The FOMC is comprised of up to twelve voting members: seven of them are from the Board of Governors plus the President of the New York Fed who is a permanent voting member and four members from the other eleven regional Reserve Banks who serve a one year term on a rotating basis. The rotating seats are filled so as to ensure regional diversification with one member selected from each of four groups: First, the Boston, Philadelphia and Richmond Fed; Second, the Cleveland and Chicago Fed; Third, the Atlanta, St. Louis and Dallas Fed; Fourth, Minneapolis, Kansas City and San Francisco.
Interestingly, the current FOMC is made up of only ten voting members because only five out of seven seats from the Board of Governors have been appointed: Janet Yellen, Stanley Fischer, Daniel Tarullo, Jerome Powell and Lael Brainard. The President of the United States has to nominate candidates to the Board of Governors who then must be onfirmed by the US Senate. Allan Landon, the former head of Bank of Hawaii, and Kathryn Dominguez, a University of Michigan economist, have been nominated for the Board bu still await confirmation hearings.
In January the next rotation on the board will take place in which we will see Dennis Lockhart (Atlanta Fed), Charles Evans (Chicago Fed), Jeffrey Lacker (Richmond Fed) and John Williams of the San Francisco Fed replaced by Loretta Mester (the Cleveland Fed President), Esther George (the Kansas City Fed President), James Bullard (the St. Louis Fed President) and Eric Rosengren (the Boston Fed President).
This change in composition should tilt the FOMC Board to a more ‘hawkish stance’, at least with respect to the initial rate hike. Three of the four new members are seen as 'awks' n the sense of favouring an initial rate adjustment and the centrist (Rosengren) now appears to lean in that direction. They will replace four members of which only Lacker was seen as a real ‘hawk’. Even the incoming voter Eric Rosengren has noted in a recent speech that “October’s statement explicitly mentioned the possibility that the first move could occur as soon as the next meeting, in December. …I would highlight that the data received recently have been positive, reflecting real improvement for the economy.” He notes that a “potential cost of maintaining the federal funds rate at the zero lower bound for a long time is that it may incent behaviour that would be discouraged in a more normalized interest rate environment” and that “early signs” of this may be showing up in the booming market for ommercial real estate.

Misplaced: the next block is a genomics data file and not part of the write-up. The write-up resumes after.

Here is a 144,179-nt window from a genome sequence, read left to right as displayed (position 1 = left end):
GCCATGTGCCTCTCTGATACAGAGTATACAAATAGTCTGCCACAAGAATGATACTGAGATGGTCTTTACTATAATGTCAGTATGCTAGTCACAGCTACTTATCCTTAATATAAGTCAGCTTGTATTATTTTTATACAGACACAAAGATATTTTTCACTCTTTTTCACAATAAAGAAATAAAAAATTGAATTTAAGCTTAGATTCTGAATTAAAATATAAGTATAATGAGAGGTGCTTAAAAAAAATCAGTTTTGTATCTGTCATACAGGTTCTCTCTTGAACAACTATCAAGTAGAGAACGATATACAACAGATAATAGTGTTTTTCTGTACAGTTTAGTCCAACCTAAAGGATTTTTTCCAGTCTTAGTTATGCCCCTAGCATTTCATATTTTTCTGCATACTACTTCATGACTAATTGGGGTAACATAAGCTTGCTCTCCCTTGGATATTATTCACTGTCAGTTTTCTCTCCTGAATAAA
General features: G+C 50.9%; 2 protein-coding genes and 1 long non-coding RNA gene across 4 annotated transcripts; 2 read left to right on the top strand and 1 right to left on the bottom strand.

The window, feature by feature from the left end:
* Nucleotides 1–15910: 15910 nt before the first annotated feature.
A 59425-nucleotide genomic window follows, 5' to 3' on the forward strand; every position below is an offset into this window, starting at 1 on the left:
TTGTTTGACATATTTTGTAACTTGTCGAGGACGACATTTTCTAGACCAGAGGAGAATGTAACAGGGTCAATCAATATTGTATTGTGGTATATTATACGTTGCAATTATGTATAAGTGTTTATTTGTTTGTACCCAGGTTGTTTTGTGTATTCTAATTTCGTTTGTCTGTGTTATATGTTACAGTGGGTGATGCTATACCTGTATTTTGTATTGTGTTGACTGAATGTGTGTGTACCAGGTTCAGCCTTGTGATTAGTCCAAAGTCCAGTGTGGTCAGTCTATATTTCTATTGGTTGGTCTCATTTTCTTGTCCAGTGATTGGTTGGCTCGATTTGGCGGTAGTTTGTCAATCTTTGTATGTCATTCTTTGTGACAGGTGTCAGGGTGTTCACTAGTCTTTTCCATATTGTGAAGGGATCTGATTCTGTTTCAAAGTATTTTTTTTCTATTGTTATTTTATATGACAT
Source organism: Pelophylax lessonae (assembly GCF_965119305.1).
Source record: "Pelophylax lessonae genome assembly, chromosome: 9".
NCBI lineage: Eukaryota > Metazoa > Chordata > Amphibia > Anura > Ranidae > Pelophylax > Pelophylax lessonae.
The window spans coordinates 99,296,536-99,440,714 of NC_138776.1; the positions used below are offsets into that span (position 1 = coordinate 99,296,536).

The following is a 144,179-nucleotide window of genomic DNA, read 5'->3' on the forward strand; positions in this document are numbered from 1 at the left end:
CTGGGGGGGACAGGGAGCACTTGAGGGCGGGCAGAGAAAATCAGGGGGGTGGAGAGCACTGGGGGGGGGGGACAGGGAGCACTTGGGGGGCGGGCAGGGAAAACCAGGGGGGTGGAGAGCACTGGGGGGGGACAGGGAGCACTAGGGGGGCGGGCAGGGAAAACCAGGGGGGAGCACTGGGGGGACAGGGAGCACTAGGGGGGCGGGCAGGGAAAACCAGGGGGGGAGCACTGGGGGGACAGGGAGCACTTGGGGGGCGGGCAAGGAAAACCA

ile the new board may be inclined toward a more hawkish tilt on normalising rates, they also have been vocal in advocating a gradualist approach. William Dudley, the President of the New York Fed and a permanent voting member of the FOMC, in a recent speech to the New York Economics Club said: “After lift-off commences, I expect that the pace of tightening will be quite gradual. In part, that is because monetary policy is not as stimulative as the low level of the federal funds rate might suggest. There is strong evidence that the short-term neutral real interest rate—let’s call that r*—is currently quite low, certainly below the level that historically has applied on a longer-term basis.”
This latter issue, namely the ultimate level of the Fed funds rate needed to achieve 'neutrality', will prove to be far more important to financial markets than when the initial rate finally occurs. Dudley clai that the neutral real interest rate ‘r*’ has been depressed by ollar strength reflecting slow global growth and diverging central bank policies, post-crisis estraints on th availability of credit and caution on the part of households and businesses. Even if those factors fade over time, Dudley believes there are more permanent factors that are likely to keep r* below its long-run historical average far into the future. In particular, he cited “potential real GDP growth in the U.S. appears to have declined in recent years—held down by slower productivity growth and demographic factors that are causing the workforce to grow more slowly. This is the main reason why I have cut my estimate of the longer-run federal funds rate in recent years.” If so, normalisation of US short-term interest rates should have a much more muted effect on long-term rates than it had in past cycles.
Provided a central bank is ahead of the curve, yield curves typically flatten as inflationary expectations decline. In the last three tightening cycles the short end of the bond market has delivered losses to investors, however, the long end has tended to perform much better. We expect any move by the Fed to start to raise rates will be well ‘ahead of the curve’ and the yield curve should remain quite flat, favouring positioning at the long end on a duration weighted basis.